I really love the Golden Crown Literary Society‘s Annual Literary Conference. I attended my first one in 2005 (also their first one) and have only missed one since (the first Atlanta conference when I was still homeless after the post-Katrina levee flooding destroyed my city).
It was like finding my tribe when I first walked into one of the conferences and the feeling has just gotten stronger for each subsequent one. I do a lot of political work and I get to hang out with lots of passionate queer folk and that is amazing. It is something else, though, to be surrounded by these literary lesbians. To be able to talk for hours about lesbian fiction; to discuss reading and writing with other book lovers is like a balm to my thirsty soul. This year’s conference came back to New Orleans (the first one was also held here). I was on the ground committee and I worked with the GCLS Executive Director, Liz Gibson, and the event coordinator, Judy Comella, to make this one of the best conferences ever.
While I was still on the GCLS board, we were able to secure Dorothy Allison as the keynote speaker. I’m so very glad we did. She exceeded every possible expectation. She is irreverent, charming, poignant, funny, profane and I am in awe. I was in the room when she read from Bastard Out of Carolina and had chills. I was in tears during her speech and the standing ovation she received lasted for more than five minutes. I was also beyond lucky to get to have lunch with her and the recipient of the this year’s Lee Lynch Classic Award, Rita Mae Brown, the author of Rubyfruit Jungle.
I helped the Bella Books crew get the many boxes of books up from the loading dock to the conference. The hotel was trying to charge $2 per box, so we liberated a pallet jack and moved them ourselves. The freight elevator did smell like it had been transporting dead bodies but we made it up in one piece. At the vendor room, a number of folks then helped bring them the rest of the way. It was great to see so many people step up to do what needed doing but that is pretty typical for GCLS.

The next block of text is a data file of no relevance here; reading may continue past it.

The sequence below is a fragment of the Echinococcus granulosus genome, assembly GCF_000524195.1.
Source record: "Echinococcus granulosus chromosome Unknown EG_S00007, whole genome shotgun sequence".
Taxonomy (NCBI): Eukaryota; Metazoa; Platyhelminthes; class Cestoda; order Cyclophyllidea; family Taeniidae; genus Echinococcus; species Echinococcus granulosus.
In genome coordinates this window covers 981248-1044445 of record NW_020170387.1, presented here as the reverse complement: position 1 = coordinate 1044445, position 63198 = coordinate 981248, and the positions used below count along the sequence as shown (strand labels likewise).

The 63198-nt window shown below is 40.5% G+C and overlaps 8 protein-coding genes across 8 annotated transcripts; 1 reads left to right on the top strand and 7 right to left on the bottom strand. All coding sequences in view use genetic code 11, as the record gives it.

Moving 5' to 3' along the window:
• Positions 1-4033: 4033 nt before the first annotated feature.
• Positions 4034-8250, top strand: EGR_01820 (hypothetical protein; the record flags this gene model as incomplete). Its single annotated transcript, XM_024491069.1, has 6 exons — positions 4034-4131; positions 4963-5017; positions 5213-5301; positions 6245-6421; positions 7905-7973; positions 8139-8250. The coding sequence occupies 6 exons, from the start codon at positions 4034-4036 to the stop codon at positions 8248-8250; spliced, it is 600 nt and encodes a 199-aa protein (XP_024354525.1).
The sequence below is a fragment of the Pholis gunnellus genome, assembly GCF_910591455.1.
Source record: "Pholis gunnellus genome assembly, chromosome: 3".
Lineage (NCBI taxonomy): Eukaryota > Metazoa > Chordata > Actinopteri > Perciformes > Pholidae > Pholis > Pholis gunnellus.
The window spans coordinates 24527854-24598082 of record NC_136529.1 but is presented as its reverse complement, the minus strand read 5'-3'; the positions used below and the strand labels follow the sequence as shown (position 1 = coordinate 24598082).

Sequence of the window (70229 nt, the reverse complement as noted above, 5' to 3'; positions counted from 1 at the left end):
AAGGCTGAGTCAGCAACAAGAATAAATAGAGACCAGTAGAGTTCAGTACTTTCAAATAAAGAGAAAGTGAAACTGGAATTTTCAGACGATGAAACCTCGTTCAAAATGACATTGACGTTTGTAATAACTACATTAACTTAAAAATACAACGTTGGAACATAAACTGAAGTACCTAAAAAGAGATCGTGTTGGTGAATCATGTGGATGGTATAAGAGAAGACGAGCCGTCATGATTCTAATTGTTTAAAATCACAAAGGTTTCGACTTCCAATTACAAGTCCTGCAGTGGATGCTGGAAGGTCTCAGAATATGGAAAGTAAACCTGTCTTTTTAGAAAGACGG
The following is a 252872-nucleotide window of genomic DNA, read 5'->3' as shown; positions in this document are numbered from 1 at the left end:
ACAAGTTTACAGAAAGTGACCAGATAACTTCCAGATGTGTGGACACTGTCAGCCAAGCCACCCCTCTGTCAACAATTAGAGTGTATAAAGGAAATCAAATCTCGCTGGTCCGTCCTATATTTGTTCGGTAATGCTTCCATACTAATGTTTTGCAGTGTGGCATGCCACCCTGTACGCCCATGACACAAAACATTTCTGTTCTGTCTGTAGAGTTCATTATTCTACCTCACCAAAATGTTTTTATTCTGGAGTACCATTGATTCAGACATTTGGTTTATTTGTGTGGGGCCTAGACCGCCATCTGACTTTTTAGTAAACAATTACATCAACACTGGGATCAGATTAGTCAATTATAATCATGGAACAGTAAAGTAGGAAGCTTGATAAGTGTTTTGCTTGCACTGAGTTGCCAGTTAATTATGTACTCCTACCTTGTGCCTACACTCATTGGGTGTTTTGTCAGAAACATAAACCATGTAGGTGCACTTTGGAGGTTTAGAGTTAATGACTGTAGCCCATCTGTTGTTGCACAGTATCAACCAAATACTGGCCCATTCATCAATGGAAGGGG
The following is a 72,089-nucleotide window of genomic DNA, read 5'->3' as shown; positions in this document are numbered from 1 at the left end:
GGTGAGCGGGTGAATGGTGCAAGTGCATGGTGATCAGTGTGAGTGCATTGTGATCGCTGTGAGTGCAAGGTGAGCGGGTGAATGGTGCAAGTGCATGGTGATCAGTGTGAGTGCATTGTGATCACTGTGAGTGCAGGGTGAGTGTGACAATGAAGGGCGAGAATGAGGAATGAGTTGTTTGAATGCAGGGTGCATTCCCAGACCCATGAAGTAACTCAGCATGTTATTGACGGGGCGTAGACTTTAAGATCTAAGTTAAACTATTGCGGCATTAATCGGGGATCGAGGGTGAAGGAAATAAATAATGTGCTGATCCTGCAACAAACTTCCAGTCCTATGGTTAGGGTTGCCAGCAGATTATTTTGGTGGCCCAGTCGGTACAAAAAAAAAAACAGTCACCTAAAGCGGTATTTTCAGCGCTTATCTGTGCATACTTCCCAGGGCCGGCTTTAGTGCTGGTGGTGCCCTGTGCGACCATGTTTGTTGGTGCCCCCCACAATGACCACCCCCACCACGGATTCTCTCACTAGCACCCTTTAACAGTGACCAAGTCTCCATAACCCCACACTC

While I wasn’t able to attend every panel or reading I wanted, I enjoyed being on the Dystopian panel moderated by SY Thompson with fellow panelists Linda Kay Silva, Jane Fletcher and Liz Hodge (who later won a Goldie for her poetry). We talked about hope and fears and the importance of writing the books you want to read. The special speaker this year was Ali Vali and she gave a funny (and scary) talk on her writing process. She knows she’s on the right track when her wife walks away muttering, “What is wrong with you?” Not my process but funny to hear hers.
I was also honored to receive a volunteer recognition award at the annual membership meeting. The meeting is live streamed here, if you want to watch it. You will not see me, as I unfortunately had to run to Baton Rouge for work and missed it! The awards ceremony was hilariously MC’d by Lynn Ames and Ann McMan. I have already posted a list of the winners (here) but I want to congratulate all the finalists and winners. I also want to thank all those whose hard work made it possible – the awards committee, the judges, the presenters and the behind the scene tech folk that kept it all moving smoothly. The night was magical – many people were dressed to the nines and the energy was high and the enthusiasm that greeted each announced winner was gratifying to hear.
Speaking of thanking folks – the GCLS board puts in many, many hours throughout the year for not only the conference but also to make the organization itself successful and sustainable. This is an all volunteer organization and they do it all for love not money. I’m very proud of the job they do.
I’m very much looking forward to next year’s conference in DC (actually Alexandria, VA) from July 6 to 10th, 2016. I can’t wait to reconnect with old friends, make some new ones and recharge amongst other readers and writers. Please consider joining us!